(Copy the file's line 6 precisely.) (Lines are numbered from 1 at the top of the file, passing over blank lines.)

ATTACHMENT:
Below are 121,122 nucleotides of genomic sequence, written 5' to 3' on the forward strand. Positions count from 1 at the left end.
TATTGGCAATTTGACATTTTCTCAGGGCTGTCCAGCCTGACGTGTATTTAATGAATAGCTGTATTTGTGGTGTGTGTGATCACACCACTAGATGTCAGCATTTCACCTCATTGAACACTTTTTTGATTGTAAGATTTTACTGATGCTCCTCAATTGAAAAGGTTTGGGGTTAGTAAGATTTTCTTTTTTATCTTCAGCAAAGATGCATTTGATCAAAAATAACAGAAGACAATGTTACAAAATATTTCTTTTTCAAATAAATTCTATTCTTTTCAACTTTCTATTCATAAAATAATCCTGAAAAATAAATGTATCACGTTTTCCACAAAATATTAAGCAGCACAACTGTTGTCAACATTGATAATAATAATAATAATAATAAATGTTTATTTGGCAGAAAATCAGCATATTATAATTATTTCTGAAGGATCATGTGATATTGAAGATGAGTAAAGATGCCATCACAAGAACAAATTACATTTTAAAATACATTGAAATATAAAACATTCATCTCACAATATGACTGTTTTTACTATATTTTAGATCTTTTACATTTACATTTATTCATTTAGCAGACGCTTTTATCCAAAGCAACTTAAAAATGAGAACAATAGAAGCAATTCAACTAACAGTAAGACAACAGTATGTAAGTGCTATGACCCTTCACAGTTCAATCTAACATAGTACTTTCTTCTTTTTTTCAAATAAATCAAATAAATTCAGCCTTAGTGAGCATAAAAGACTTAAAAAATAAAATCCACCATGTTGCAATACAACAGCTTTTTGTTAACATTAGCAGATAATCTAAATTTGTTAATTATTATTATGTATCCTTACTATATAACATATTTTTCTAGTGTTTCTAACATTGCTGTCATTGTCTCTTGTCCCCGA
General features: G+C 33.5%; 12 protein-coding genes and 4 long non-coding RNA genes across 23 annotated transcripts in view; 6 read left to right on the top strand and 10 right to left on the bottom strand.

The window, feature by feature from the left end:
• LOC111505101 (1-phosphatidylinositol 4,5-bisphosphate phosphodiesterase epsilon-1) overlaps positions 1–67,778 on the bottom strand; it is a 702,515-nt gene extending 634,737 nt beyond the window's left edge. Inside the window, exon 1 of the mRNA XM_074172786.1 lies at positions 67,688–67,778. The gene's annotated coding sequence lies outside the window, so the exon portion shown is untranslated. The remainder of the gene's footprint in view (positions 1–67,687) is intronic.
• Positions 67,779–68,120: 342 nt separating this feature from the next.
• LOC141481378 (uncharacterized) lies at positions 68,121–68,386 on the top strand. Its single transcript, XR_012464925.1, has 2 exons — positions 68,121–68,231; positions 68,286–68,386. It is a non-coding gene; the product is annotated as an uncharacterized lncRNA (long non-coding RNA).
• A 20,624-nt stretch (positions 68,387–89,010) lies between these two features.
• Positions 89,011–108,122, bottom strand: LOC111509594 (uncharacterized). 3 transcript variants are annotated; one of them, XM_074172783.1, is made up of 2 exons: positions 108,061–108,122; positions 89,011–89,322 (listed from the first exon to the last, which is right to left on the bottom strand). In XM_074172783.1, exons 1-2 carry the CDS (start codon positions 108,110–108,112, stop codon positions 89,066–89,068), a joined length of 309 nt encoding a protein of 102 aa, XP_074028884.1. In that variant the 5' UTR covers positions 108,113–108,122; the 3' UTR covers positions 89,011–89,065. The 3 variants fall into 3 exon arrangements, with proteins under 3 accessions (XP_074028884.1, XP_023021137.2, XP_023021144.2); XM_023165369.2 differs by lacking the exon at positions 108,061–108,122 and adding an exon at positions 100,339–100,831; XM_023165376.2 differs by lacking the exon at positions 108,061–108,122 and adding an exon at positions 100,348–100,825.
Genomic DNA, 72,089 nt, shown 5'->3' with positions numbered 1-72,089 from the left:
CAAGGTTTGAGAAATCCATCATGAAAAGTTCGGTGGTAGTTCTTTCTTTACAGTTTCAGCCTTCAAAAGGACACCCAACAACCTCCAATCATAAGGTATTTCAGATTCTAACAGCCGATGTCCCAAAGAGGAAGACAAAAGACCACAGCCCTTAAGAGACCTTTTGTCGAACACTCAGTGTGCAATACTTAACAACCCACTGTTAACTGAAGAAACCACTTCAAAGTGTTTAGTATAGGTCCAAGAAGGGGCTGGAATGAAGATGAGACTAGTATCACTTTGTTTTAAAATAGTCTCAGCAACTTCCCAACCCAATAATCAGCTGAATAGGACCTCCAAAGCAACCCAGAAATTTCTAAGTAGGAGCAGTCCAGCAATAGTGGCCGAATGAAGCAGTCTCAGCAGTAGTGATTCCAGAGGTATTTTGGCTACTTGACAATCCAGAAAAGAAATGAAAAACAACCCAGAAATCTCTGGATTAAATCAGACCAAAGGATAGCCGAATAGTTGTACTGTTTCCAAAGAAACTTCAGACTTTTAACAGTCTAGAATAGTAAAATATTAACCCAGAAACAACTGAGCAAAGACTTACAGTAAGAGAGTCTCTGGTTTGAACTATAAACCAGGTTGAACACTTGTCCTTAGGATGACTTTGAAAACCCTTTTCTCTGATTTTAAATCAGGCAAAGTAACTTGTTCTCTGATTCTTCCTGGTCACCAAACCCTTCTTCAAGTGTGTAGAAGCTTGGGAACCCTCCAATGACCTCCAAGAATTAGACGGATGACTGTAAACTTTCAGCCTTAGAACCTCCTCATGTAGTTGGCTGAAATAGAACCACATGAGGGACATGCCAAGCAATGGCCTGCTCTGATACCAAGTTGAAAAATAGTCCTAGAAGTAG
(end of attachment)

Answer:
• Positions 67,779–68,120: 342 nt separating this feature from the next.